The sovereignty of data
The lack of a unified global approach to data and regulation is a serious impediment to global business, says Dean Armstrong QC, Dan Hyde & Sam Thomas of Cyber Counsel.
Data has been described as the new oil. It may be more important than that. It’s the lifeblood of the world and its value is inestimable. The approach to the security of data is one of the most significant issues facing governments, corporate entities and individuals.
The European model
Next May, the General Data Protection Regulation (“GDPR”) comes into force in all European Union states, although it has ramifications which are even wider. It is the first attempt at a unified law to govern the collection, control and processing of personal data. It has sanctions which are very severe, fines of up to four per cent of worldwide turnover or €20m, whichever is the higher.
It places the sanctity of an individual’s personal data at its root and its principles are based on being able to show active and demonstrable consent, embedded rights of the data subject to ensure that entities only keep data for the purposes specified in the Regulation and it ensures that a data subject has a “right to be forgotten”.
This development will ensure that there is a sea change in the way that entities who are subject to European jurisdiction, treat personal data. They become custodians of someone else’s valuable property and they are required to deal with personal data in a way consistent with an item of significant value. There are individual rights of redress built into the Regulation and evidence will be required to show that dealings in personal data have been conducted appropriately.
EU rights to individual data paramount
In Europe, the rights of the individual in relation to his or her data have therefore been recognised as being paramount. Interestingly, and as if to underline just how important data has become, significant legislative initiatives have occurred in China, Russia and the United States. In the former two cases the role of the state in data protection and management has been placed at the centre of regulation.
The Russian approach
In Russia, on 1st September 2015, the Russian Federation passed a law which required personal data relating to Russian citizens to be stored on servers physically located within the country. Companies including Viber and Ebay complied, and moved relevant personal data to Russian servers. Google reportedly also complied. Facebook, Twitter and LinkedIn, decided not to comply with the new requirements.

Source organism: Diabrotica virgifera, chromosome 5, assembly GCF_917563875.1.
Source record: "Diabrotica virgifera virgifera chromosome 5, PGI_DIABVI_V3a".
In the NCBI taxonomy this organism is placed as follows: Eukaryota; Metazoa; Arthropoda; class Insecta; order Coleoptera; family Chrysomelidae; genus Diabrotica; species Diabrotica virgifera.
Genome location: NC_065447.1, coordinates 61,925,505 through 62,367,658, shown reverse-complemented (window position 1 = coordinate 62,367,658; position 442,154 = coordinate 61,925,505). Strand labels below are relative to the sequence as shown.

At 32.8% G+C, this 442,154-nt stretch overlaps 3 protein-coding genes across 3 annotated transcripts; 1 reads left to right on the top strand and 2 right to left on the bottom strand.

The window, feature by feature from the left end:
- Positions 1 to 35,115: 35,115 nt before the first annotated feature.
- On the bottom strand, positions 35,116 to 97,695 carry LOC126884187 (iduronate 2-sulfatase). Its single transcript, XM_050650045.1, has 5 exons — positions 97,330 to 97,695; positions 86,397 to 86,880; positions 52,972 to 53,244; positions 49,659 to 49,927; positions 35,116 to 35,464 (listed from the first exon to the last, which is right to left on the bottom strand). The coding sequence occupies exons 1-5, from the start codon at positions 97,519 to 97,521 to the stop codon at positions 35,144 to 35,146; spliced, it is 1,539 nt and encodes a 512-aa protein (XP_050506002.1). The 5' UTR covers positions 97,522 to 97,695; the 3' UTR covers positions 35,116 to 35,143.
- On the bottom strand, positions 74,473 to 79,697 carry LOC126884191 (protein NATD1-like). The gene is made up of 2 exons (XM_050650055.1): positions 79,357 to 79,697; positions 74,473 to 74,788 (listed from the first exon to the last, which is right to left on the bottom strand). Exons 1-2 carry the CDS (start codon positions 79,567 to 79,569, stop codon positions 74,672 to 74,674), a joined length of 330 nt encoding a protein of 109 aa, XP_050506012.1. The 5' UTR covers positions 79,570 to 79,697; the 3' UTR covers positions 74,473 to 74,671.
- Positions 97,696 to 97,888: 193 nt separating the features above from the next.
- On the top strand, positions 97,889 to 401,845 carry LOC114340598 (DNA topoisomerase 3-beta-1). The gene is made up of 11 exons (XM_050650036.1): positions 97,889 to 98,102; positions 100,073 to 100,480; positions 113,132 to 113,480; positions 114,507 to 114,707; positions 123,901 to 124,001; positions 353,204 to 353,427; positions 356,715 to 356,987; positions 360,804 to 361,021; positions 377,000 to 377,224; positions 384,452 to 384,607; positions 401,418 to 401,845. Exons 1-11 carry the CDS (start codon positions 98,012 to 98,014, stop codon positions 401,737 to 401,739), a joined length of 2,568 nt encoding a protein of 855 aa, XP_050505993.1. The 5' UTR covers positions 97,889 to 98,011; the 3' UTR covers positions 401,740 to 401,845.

Roskomnadzor, the Russian regulator, sued LinkedIn for non-compliance, and won its case twice, first in a lower court in August and then again, on 10 November 2016, in a Moscow city court. At this point access was blocked. Roskomnadzor made it clear compliance would require moving Russian users’ data onto Russian soil and by amending its user agreement that states that the company collects not only personal data of its users but also personal metadata (IP-addresses and cookie files) of its website’s visitors. In the US cookies are not considered to be personal data; however, the Russian approach is consistent with UK Law and EU regulation.
The new Chinese initiative
China has enacted a new Cyber Security Law which commenced on 1 June 2017. This is a sea change because any European model of personal data protection law has, to date, not been recognisable in China. China has not previously passed any meaningful comprehensive data protection legislation that regulated the collection, control and processing of personal information. On 1 June this changed but while China’s Cyber Security Act does give a nod to protection of an individual’s rights it has State interest and sovereignty at its epicentre. The new law impacts on what it terms “network operators” who, when handling personal information, must abide by regulations that chime with GDPR namely (in broad terms) that:
-The collection and use of personal information must be lawful, proper and necessary.
-That the purpose, method, and scope of collection and use is transparent and consensual.
-That they do not disclose, alter, or destroy without appropriate consent.